Shoppers will find thousands of orchids for sale at the 61st Hilo Orchid Society Show and Sale Aug. 2-4 at the Edith Kanaka‘ole Multipurpose Stadium, but you won’t find any orchid seeds.
Growing orchids from seed isn’t easy, because orchid seeds are tiny, like dust. One count revealed that a single orchid seedpod contained 3.7 million seeds, said a club spokesman.
Larry Kuekes, president-elect of the Hilo Orchid Society, explains: “In nature, most orchids live up in trees. Since the seeds are so tiny, they literally float in the air like dust, and that’s how the seeds can get from one tree to another.”
But of those millions of seeds, only a few sprout. The tiny seeds have no food supply to grow their first roots and leaves. But if the orchid seed happens to land next to the right species of fungus (and different species of orchids have different species of fungus), an amazing thing happens. The fungus tries to invade the orchid seed, but the seed somehow turns the tables and takes nutrients from the fungus, which it uses to develop those first roots and leaves.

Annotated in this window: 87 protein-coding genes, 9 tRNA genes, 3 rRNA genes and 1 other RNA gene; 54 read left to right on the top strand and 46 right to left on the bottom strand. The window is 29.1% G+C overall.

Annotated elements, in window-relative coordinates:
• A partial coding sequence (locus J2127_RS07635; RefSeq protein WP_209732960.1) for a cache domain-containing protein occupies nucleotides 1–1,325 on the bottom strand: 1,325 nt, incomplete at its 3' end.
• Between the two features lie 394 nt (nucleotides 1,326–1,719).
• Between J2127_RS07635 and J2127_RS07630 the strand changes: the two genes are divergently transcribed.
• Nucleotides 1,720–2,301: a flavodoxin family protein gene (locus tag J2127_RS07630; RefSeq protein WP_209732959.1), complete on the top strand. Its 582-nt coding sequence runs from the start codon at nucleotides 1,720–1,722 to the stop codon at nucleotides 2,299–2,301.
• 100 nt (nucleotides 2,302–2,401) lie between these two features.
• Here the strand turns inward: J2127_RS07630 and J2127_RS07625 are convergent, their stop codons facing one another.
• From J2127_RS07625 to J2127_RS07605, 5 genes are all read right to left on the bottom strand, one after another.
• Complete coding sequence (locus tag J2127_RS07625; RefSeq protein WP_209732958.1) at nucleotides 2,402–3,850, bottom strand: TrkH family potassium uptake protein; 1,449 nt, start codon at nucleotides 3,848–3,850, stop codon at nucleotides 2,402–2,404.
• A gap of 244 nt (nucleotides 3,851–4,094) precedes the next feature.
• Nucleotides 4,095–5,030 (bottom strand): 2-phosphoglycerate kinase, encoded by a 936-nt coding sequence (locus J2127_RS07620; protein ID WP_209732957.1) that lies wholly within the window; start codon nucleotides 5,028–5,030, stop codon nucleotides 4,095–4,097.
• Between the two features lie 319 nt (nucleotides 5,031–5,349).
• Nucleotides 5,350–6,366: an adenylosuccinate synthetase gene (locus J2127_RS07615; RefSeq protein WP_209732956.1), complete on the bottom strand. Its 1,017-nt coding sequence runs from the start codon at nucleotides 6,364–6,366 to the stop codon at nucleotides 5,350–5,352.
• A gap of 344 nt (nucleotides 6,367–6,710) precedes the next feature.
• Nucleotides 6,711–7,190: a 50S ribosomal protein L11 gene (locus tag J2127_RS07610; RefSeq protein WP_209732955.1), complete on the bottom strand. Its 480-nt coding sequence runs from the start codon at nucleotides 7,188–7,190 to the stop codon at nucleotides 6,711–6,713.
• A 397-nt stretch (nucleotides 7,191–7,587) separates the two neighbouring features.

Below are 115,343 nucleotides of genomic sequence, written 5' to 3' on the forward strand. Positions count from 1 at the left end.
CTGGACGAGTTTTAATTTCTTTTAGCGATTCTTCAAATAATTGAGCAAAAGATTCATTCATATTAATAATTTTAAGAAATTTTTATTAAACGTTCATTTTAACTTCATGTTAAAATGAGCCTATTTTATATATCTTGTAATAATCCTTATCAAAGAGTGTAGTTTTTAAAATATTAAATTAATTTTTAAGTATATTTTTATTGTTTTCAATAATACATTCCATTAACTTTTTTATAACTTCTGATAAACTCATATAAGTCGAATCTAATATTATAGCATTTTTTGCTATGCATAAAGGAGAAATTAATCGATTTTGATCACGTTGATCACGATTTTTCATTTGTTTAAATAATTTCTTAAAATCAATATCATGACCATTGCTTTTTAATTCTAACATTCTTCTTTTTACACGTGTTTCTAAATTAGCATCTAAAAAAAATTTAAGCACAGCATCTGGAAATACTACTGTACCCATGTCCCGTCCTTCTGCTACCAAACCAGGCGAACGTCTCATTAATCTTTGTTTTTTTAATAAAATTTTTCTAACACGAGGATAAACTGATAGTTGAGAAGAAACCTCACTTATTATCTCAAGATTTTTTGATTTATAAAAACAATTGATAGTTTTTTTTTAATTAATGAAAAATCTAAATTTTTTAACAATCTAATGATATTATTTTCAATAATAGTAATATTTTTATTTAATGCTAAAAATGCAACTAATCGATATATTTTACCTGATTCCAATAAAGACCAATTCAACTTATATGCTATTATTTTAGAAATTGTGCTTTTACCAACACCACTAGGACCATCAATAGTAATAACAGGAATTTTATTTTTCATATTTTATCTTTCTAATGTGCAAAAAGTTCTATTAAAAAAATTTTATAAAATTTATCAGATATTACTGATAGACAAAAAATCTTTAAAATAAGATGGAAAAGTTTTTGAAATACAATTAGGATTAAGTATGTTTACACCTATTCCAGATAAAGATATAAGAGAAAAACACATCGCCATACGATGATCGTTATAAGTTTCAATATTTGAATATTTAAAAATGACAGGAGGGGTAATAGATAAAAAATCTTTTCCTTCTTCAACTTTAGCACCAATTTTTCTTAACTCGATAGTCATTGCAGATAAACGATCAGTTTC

Commercial growers needed a more reliable way to grow orchid seeds. Scientists found a way, but it involves sowing the seeds on a nutrient mixture inside sterile flasks, under laboratory conditions. So it’s not for the amateur.
The tiny plants grow inside the flasks for two years until they’re about two inches tall. Then the grower transfers them to “community pots” containing five to 30 seedlings, where they will grow for another year, then moves them to small individual pots, then grows them for several more years, moving them into successively larger pots.
All in all, it can take from three to seven years for an orchid to grow to flowering size, depending on the variety.
For more information on the Hilo Orchid Society and the upcoming “Orchids Around the World” 2013 Annual Show and Sale, please visit www.hiloorchidsociety.org.